In the early 1920s, debate on public demand for cremation grew and land was set aside for a future crematorium at Karrakatta Cemetery. In 1929, the Cremation Act was passed, endorsing the cremation principle and regulating the cremation process.
At the time of the Act’s promulgation in October 1929, the issue of private crematoria was considered and opposed by the government of the day under Premier Philip Collier.
In 1935, the Cremation Act was amended to allow a privately incorporated association to establish a crematorium; however, this amendment was not utilised because, in 1936, a public crematorium was constructed at Karrakatta Cemetery.
On 10 September 2020, the Ministers for Health and Local Government told the Parliament that the government would consider removing the ability for an incorporated association to be licensed to use and operate a crematorium under section 4(1)(b)
of the Cremation Act. Community expectations of burial and cremation services have changed significantly over the years and it remains important the community has confidence in those entrusted to carry out these duties.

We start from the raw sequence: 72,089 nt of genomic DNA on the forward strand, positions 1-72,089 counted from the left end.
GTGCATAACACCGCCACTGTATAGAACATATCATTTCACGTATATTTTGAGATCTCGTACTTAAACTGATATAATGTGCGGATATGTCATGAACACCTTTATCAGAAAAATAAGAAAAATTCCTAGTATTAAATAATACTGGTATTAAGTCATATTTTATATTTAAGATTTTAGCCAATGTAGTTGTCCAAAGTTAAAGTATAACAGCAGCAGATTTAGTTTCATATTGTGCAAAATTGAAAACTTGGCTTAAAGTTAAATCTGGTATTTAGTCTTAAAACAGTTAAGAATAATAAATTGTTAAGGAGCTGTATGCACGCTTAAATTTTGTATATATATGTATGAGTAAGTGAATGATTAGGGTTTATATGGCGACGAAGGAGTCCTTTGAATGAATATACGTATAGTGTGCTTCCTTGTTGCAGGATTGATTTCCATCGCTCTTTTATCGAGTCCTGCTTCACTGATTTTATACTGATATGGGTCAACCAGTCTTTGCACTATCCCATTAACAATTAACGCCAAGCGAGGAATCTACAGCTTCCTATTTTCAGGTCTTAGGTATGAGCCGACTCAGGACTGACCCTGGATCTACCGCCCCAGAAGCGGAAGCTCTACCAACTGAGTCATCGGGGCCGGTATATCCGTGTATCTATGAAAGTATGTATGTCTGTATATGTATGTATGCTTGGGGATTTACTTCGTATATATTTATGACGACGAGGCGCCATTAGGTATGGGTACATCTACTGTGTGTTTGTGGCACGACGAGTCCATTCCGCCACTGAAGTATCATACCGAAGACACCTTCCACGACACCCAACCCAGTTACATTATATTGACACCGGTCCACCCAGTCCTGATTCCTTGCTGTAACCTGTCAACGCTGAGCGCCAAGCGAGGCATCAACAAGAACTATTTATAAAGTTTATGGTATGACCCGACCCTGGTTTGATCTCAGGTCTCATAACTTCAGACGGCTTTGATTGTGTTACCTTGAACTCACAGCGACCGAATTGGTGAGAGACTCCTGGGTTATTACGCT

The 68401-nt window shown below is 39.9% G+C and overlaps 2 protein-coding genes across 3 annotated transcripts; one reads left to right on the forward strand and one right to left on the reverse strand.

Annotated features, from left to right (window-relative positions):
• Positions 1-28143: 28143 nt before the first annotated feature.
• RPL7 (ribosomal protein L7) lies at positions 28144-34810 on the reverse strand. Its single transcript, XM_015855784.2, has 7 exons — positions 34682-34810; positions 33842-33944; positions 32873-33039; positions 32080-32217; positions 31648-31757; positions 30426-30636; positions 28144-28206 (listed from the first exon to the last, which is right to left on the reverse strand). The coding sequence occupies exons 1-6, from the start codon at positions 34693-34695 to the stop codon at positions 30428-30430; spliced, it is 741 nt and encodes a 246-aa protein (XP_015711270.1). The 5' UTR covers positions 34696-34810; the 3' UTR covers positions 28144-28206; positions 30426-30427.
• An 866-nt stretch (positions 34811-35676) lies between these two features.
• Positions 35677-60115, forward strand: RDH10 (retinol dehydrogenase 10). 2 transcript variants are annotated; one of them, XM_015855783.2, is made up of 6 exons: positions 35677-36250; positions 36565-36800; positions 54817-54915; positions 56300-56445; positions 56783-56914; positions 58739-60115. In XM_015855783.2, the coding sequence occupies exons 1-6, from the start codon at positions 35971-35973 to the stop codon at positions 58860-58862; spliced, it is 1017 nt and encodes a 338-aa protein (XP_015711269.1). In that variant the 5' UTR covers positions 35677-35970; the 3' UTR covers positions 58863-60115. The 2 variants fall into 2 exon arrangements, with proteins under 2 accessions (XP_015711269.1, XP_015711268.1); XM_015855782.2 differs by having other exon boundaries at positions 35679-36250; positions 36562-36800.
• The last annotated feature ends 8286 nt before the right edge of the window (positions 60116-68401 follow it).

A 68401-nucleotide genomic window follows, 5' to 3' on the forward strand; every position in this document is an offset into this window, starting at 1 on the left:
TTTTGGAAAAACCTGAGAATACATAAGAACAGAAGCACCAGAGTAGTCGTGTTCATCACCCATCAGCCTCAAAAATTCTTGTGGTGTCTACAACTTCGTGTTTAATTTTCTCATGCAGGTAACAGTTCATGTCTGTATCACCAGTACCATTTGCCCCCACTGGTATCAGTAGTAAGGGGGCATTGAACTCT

8 crematoria have since been established and are situated in cemeteries in WA, under public ownership, administered by a cemetery Board.
Although the Cremation Act in its current form requires the Chief Health Officer to be satisfied with certain public health and safety matters relating to the operation of crematoria, it does not provide for more general regulatory oversight or
powers that allow for the creation, monitoring and enforcement of industry standards; nor does it allow for codes of practice and consumer protection akin to other contemporary licensing regimes.
The Ministers indicated the government’s concerns going forward and signalled that the current provisions would be repealed, pending the outcome of the review.
There are currently no crematoria located north of Geraldton and deceased persons from the Gascoyne, Pilbara and Kimberley regions are generally transported to Geraldton, Pinnaroo Valley Memorial Park or to the Northern Territory for cremation.
Pinnaroo Valley Memorial Park conducts most of the cremations from the North-West within WA.
Throughout Australia, the cost of cremation varies depending on the jurisdiction and the age of the deceased person, with the cremation of an adult human body ranging from around $500 to about $1200. In WA, the cremation of an adult human body